A single mother is prescribed a controversial anti-depressant called Distral and quickly becomes dependant, but discovers that giving up the drug causes terrible side-effects. Unable to ...
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Although married and pregnant Rose has always been Mother's favorite, it is younger sister Iris whose life is shaken up by Mother's death. Suffocating, Iris spirals out of control and copes... See full summary »
The daughter of a country doctor copes with an unwanted stepmother, an impetuous stepsister, burdensome secrets, the town gossips, and the tug on her own heartstrings for a man who thinks of her only as a friend.
Set in the 1960s, the show follows Endeavour Morse in his early years as a police constable. Working alongside his senior partner DI Fred Thursday, Morse engages in a number of investigations around Oxford.
Brian Pern is one of the most respected musicians of his generation. He first gained fame as the lead singer of the progressive rock group Thotch before launching a critically acclaimed ... See full summary »
A single mother is prescribed a controversial anti-depressant called Distral and quickly becomes dependant, but discovers that giving up the drug causes terrible side-effects. Unable to find support for her plight, she mounts a personal crusade against the pharmaceutical company who produce the pills. Meanwhile, a cynical marketing executive for the company has been trying to suppress all bad publicity and promote Distral as a wonder-product, but as he watches his sister suffer from terminal cancer, he begins to question his own ethics. Written by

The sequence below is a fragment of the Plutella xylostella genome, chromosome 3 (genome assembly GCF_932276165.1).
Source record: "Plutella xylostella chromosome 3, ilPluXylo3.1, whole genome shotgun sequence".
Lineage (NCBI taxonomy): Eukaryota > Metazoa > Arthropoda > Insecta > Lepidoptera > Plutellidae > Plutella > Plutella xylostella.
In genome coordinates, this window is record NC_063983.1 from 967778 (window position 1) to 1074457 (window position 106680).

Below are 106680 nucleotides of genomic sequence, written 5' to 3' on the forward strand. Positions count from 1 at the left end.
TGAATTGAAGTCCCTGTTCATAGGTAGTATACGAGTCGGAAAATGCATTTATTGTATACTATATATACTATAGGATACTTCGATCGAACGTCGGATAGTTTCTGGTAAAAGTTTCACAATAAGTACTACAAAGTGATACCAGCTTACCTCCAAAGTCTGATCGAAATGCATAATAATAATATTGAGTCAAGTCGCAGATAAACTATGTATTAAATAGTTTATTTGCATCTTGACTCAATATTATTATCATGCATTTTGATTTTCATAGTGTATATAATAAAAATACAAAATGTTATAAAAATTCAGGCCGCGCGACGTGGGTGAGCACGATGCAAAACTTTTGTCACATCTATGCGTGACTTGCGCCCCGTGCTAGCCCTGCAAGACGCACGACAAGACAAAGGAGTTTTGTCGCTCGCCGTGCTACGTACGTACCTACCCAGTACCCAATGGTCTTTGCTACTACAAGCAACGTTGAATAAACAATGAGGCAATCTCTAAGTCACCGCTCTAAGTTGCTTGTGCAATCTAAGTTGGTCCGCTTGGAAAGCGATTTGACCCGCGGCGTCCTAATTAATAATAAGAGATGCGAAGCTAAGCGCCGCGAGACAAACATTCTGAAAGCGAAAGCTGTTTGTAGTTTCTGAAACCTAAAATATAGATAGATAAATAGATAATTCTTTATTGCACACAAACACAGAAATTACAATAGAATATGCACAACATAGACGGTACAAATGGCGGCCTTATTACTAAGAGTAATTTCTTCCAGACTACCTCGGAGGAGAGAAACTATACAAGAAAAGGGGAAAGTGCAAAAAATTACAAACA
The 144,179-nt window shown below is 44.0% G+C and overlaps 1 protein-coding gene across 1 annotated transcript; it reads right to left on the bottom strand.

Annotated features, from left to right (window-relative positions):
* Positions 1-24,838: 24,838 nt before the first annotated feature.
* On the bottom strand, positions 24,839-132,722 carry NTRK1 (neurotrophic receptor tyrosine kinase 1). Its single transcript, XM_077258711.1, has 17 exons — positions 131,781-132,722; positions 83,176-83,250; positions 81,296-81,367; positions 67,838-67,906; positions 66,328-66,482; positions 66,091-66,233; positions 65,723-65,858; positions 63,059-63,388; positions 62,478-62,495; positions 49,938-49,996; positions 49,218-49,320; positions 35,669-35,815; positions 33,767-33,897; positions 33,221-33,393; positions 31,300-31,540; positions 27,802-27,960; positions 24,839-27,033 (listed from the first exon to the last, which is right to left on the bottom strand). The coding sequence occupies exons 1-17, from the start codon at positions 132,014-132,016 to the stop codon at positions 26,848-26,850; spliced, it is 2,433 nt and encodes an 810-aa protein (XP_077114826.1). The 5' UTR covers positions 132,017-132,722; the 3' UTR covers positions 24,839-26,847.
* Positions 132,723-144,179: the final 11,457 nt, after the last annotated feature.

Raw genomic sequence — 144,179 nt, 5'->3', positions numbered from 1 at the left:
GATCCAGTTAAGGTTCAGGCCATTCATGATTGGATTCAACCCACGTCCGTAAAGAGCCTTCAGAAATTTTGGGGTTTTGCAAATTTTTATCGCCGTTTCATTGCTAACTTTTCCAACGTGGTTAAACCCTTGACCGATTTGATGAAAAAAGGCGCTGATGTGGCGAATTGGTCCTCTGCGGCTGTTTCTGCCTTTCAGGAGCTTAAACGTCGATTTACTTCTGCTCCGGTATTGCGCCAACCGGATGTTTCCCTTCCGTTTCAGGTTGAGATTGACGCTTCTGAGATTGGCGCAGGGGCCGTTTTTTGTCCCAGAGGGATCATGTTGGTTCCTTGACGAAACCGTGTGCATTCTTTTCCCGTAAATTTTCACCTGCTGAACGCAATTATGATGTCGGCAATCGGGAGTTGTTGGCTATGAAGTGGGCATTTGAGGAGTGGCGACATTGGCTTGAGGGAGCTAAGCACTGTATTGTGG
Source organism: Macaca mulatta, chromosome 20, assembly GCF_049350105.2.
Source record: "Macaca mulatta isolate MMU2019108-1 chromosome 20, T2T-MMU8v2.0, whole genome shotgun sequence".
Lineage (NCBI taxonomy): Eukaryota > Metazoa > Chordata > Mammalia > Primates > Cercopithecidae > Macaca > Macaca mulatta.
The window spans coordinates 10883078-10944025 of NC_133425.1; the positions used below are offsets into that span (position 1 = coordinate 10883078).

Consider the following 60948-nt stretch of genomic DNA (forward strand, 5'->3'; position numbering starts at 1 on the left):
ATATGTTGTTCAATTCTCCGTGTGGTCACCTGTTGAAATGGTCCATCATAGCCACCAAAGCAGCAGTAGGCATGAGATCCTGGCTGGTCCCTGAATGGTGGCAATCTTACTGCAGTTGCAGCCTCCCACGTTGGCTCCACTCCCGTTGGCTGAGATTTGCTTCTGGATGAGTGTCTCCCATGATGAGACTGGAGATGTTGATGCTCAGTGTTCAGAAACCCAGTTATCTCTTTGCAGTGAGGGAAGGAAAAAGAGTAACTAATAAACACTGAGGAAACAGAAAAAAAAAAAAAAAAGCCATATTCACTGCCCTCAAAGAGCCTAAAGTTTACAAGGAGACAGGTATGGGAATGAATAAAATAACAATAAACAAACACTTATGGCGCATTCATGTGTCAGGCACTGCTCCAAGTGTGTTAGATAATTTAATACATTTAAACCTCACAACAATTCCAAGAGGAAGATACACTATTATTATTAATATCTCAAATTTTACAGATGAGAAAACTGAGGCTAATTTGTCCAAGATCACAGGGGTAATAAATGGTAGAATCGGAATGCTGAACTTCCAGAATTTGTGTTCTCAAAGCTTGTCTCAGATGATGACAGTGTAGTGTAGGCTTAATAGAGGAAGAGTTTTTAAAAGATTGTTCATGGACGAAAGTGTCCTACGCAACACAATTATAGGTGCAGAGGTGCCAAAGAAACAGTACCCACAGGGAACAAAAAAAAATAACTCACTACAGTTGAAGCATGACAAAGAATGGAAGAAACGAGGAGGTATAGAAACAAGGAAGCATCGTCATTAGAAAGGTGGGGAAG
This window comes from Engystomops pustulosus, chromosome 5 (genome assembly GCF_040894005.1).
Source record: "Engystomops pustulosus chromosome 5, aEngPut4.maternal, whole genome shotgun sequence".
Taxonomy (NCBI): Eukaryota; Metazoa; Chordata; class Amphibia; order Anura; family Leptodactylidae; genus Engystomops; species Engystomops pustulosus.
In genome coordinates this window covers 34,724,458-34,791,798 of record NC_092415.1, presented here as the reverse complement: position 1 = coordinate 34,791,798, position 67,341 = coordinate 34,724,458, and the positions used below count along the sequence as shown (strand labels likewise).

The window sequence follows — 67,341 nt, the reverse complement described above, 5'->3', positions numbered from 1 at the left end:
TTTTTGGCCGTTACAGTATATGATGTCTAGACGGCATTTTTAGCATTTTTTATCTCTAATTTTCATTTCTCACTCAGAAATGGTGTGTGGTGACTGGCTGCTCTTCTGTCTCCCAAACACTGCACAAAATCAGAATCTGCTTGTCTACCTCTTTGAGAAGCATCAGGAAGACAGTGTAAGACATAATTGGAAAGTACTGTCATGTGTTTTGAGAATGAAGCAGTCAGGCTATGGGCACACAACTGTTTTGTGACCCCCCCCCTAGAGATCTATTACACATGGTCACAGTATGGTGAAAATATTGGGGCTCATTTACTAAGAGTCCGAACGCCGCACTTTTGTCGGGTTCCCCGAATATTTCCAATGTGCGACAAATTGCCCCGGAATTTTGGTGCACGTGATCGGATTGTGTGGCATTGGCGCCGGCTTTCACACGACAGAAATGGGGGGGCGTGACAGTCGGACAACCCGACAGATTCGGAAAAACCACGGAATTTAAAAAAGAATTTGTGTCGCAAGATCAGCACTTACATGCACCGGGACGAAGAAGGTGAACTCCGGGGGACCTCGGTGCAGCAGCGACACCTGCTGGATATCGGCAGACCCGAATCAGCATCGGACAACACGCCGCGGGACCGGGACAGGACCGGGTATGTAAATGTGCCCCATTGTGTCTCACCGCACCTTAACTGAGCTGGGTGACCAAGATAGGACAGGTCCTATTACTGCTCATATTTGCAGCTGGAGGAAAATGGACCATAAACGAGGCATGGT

Lorraine is suffering from depression and is given a new anti-depressant, which works OK. But then she "thinks" she's become addicted to it, so she stops, and experiences some terrible side-effects. But are they from the drug, are they from stopping the drug, or are they from her depression? And now she is in a dreadful quandary. To stop taking the drug, or to continue? And what does the drug manufacturer really know of these things? As in so many British shows, this movie seems a lot more "dirty" than what would a Hollywood version. It seems that British TV uniformly would have us believe that life in Britain is much more gross than a similar life elsewhere. Although having said that, the acting was first rate, despite the no-name cast. In fact I thought Christine Tremarco did such a good job that I was unable to manufacture any interest at all for the other characters, sad though most of them were.
I ended up feeling a lot of sympathy for Lorraine's character, as she struggled valiantly and to a large extent hopelessly against forces so much greater than her. The most powerful of these of course was her terrible illness.
I wonder how people who suffer like Lorraine would react to this movie. I suspect that they would strongly relate to her, but would they watch or would they not be able to bear to?
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